The chairman of the Niagara County Charter Commission plans to hold the panel's final vote on the new form of government July 11 -- if enough members of the commission show up.
They didn't Wednesday, with the lack of a quorum preventing the panel from taking any action or holding any discussion on the points remaining to be settled in the proposed charter, which would provide for a county executive.
It has to pass the commission, the County Legislature and a referendum at the polls in November.
Commission Chairman Samuel P. Granieri, a Democratic legislator from Niagara Falls, said he hopes the charter can be passed July 11 so the Legislature can begin considering it at its July 17 meeting.
The Legislature must hold a public hearing on the charter before it votes. In order to be placed on the November ballot, the charter must clear the Legislature by mid-September.
Only seven of the 14 active members of the commission turned up Wednesday for a meeting that was supposed to include talks with town supervisors to try to calm their concerns about the charter.
However, the supervisors didn't show up either, except for commission members John J. Connolly of Newfane and William Annable of Hartland.
Said Legislator Dennis F. Virtuoso, D-Niagara Falls: "We invited them to hear their concerns. Apparently they don't have any, since they didn't show up."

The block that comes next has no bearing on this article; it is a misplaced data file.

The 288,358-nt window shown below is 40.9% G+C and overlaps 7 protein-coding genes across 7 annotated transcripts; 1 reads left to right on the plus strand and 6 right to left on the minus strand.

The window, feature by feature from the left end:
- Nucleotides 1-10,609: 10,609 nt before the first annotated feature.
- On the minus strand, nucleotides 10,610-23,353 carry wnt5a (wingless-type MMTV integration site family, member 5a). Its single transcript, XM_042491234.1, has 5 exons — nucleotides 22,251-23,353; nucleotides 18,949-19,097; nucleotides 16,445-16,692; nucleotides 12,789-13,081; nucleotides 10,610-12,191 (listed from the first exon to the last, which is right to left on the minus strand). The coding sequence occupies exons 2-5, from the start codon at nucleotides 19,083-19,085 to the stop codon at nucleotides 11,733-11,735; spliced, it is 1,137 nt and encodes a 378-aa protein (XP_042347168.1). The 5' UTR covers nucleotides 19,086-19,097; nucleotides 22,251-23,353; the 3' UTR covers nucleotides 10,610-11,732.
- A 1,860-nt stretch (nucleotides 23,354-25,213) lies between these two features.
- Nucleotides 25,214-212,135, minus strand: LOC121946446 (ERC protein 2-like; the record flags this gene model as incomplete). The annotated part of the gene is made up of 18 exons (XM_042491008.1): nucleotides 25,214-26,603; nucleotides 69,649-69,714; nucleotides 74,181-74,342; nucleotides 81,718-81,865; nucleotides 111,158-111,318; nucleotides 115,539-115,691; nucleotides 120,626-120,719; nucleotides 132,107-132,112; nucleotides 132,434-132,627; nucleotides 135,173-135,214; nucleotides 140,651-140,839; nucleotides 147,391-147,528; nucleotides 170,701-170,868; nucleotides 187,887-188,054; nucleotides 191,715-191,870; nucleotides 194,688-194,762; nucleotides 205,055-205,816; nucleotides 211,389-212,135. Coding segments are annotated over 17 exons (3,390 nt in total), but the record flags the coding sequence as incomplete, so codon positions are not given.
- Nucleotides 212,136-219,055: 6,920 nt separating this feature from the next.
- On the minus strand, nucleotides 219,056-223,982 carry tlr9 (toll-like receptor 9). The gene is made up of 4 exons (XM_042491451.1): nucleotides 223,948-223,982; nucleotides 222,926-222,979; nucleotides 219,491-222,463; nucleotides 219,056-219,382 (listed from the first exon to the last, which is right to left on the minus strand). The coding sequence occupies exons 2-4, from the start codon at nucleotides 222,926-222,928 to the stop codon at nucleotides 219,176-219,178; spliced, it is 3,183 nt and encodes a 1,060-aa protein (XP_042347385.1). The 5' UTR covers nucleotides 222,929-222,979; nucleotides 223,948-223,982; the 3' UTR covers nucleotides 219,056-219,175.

"They weren't going to come in here for an inquisition," Connolly said.
Granieri said three supervisors called the Legislature clerk's office to say that Connolly and Annable were doing a good job of presenting their views.
"I would encourage them to come and voice their concerns," Granieri said, but he added there would be no further invitations for a gathering of all the supervisors with the commission.
The supervisors submitted a letter May 30 listing a half-dozen objections they had to the charter. Most of the subsequent discussion has centered on cost and the alleged loss of town control over the county water and sewer districts.
"I'm disappointed that certain members of the commission have chosen to attack me personally and accuse me of sabotaging the charter," Connolly said.
"We never said we would buy a charter until we saw the whole document. If a commission member doesn't look at the whole document, they haven't done their job. I think the supervisors are the only ones who have done that job," Connolly said.
Village of Lewiston Mayor Richard F. Soluri, a commission member, said that he talked to three other village mayors, from Youngstown, Barker and Middleport, and that they all favored the county executive.
"They felt we needed a leader, and they preferred an elected leader," Soluri said. The supervisors have called on the Legislature to appoint a full-time county manager.